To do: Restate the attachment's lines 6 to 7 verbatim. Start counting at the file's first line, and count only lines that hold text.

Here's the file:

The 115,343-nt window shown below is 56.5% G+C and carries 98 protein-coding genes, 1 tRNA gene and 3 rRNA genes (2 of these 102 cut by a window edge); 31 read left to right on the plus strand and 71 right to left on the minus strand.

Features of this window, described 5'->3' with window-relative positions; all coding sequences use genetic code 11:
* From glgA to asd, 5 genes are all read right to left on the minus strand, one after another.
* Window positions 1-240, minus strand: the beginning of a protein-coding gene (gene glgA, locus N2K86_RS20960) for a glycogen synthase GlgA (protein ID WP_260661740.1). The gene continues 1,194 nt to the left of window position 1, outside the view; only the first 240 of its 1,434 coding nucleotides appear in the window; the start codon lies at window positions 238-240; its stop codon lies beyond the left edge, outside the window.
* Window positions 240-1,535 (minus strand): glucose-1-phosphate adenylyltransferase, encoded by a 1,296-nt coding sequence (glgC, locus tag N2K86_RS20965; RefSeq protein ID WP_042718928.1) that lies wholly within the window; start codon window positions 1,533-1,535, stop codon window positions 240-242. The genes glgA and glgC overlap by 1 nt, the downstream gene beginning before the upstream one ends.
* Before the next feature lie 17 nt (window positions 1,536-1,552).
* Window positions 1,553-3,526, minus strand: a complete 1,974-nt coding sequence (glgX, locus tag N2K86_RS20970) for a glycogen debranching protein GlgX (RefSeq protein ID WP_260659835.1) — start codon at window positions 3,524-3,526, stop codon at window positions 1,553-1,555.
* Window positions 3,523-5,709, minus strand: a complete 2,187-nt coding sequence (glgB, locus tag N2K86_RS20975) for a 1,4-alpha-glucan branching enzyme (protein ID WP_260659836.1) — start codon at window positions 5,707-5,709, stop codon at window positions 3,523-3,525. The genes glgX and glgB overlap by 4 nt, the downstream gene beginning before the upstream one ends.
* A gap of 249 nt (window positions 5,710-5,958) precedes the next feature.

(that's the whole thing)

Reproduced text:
* Before the next feature lie 17 nt (window positions 1,536-1,552).
* Window positions 1,553-3,526, minus strand: a complete 1,974-nt coding sequence (glgX, locus tag N2K86_RS20970) for a glycogen debranching protein GlgX (RefSeq protein ID WP_260659835.1) — start codon at window positions 3,524-3,526, stop codon at window positions 1,553-1,555.